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Compact, Scalable Lidar Design Could Have Applications in Robotics, Health Care

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Researchers from the University of Southampton, in collaboration with a team from San Francisco-based nanotechnology company PointCloud Inc., developed a scalable 3D lidar imaging system that the collaborators said matches and exceeds the performance and accuracy of most mechanical systems currently in use. The cost-effective device may provide a path to large-volume production of compact, inexpensive, and high-performance 3D imaging cameras for use in robotics, autonomous navigation systems, mapping of building sites to increase safety, and health care.

The integrated system, developed by the university’s Optoelectronic Research Center (ORC) and PointCloud, uses silicon photonic components and CMOS electronic circuits in the same microchip.

Swivel chair and screen at 40 m - picture taken using a 32x16 pixel sensor (2mmx2.5mm sensor size). Courtesy of PointCloud.
Swivel chair and screen at 40 m. Picture taken using a 32- × 16-pixel sensor (2- × 2.5-mm sensor size). Courtesy of PointCloud.
According to Remus Nicolaescu, CEO of PointCloud, all current optical imaging for production systems are based on FPA (focal plane array) imaging configurations, whether for 2D or 3D imaging. All 3D imaging systems based on FPAs are paired with amplitude modulation ranging.

The system combines an FPA imaging architecture with frequency modulation/coherent detection on an array, Nicolaescu told Photonics Media. Therefore, it essentially harnesses the best of both worlds — the scalability and simplicity of FPAs and the performance of coherent ranging, he said.

The team reported it demonstrated a range of 512 (32 × 16) pixels, which could be scaled up on an integrated silicon photonics platform.

The team borrowed techniques from communications technology to ensure that stray light, such as sunlight, does not interfere with the light that forms the image, said Graham Reed, a professor of silicon photonics at the ORC.

“Using this approach, we have a conceptually simple layout of detectors that can scale to either much more dense detector arrays or to much bigger arrays to produce higher-resolution images, and also to capture images at long distances,” Reed told Photonics Media.

One of the major pros of the design in terms of its scalability is the use of silicon.

“Our reported device is an all-silicon system, except the laser; all the modulation, beam steering, and detection are integrated monolithically on a silicon chip, which can be manufactured in a commercial foundry,” Nicolaescu said. “The cost for such a silicon chip can be much lower than the existing systems, especially in large production volume.”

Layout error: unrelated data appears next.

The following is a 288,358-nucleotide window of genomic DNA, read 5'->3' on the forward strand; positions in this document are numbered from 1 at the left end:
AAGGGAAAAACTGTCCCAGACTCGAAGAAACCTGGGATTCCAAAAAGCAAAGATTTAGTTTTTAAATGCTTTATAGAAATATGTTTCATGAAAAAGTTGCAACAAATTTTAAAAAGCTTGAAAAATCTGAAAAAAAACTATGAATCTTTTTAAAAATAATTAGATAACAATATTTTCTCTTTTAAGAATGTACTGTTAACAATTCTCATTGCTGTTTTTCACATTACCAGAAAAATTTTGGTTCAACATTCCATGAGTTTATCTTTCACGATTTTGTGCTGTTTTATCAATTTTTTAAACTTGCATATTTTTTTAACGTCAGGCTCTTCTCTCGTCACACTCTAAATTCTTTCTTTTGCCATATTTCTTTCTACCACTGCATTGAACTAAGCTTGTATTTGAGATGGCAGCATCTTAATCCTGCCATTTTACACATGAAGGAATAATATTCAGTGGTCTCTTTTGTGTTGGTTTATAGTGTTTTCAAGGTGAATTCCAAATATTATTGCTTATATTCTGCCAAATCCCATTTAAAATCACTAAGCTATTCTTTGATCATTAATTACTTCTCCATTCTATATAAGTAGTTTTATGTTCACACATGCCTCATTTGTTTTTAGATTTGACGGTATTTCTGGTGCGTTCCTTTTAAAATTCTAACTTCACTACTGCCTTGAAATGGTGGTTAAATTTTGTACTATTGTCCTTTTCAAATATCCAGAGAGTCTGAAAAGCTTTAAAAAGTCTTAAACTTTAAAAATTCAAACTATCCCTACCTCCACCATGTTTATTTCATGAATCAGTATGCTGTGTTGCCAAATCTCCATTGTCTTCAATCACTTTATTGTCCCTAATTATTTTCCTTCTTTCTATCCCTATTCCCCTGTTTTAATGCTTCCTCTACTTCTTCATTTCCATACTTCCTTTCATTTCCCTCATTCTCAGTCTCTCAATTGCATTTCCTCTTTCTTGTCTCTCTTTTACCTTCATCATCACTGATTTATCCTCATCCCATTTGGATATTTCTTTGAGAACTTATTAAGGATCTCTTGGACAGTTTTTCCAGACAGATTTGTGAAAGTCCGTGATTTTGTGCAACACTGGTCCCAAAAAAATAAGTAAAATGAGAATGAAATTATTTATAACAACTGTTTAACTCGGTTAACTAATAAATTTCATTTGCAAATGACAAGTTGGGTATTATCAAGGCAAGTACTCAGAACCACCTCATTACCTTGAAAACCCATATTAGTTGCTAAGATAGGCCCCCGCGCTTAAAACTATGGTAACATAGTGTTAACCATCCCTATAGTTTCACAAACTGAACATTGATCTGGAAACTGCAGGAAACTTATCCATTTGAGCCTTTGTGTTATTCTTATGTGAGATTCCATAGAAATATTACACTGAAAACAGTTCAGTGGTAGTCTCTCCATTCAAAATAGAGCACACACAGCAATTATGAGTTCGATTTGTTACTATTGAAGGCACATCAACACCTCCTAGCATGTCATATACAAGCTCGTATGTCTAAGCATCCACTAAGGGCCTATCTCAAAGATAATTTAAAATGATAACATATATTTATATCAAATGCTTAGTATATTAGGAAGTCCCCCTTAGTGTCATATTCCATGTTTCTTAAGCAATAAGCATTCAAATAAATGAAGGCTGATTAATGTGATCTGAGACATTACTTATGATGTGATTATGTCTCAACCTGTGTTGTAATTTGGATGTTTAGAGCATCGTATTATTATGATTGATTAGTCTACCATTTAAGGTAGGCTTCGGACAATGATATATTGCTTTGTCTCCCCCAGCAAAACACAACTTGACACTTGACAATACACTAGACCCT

On the other hand, Nicolaescu said, existing systems with similar performance typically require grouping of many discrete components in a bulky package. That includes the laser, modulator, photodetector, and the mechanical moving parts used to steer the light. All of those components would need to be aligned precisely to produce the optical signal.

Those types of designs, Reed said, do not benefit from the economy of silicon photonics, which already manufactures silicon chips at high quality and at large production volumes.

The device developed through the collaboration is able to perform at the same level as existing lidar systems, but in a much smaller package. Tests of the prototype showed that it can achieve an accuracy of 3.1 mm at a distance of 75 m.

The detailed differences in performance between the researchers’ system and existing ones would depend on what system they’re comparing with, Nicolaescu said. Monolithic integration gives the team’s device a compact configuration, compared to many existing mechanical systems. 

The researchers now aim to minimize the optical loss of the whole system and to increase the detection accuracy, Nicolaescu said.

The research was published in Nature (
Feb 2021
An acronym of light detection and ranging, describing systems that use a light beam in place of conventional microwave beams for atmospheric monitoring, tracking and detection functions. Ladar, an acronym of laser detection and ranging, uses laser light for detection of speed, altitude, direction and range; it is often called laser radar.
1. A localized fracture at the end of a cleaved optical fiber or on a glass surface. 2. An integrated circuit.
Research & Technologylaserslidarimaging3D imagingsilicon photonicsmanufacturingscalabilitychipsilicon chipCMOSscalableUniversity of SouthamptonPointCloudEuro News

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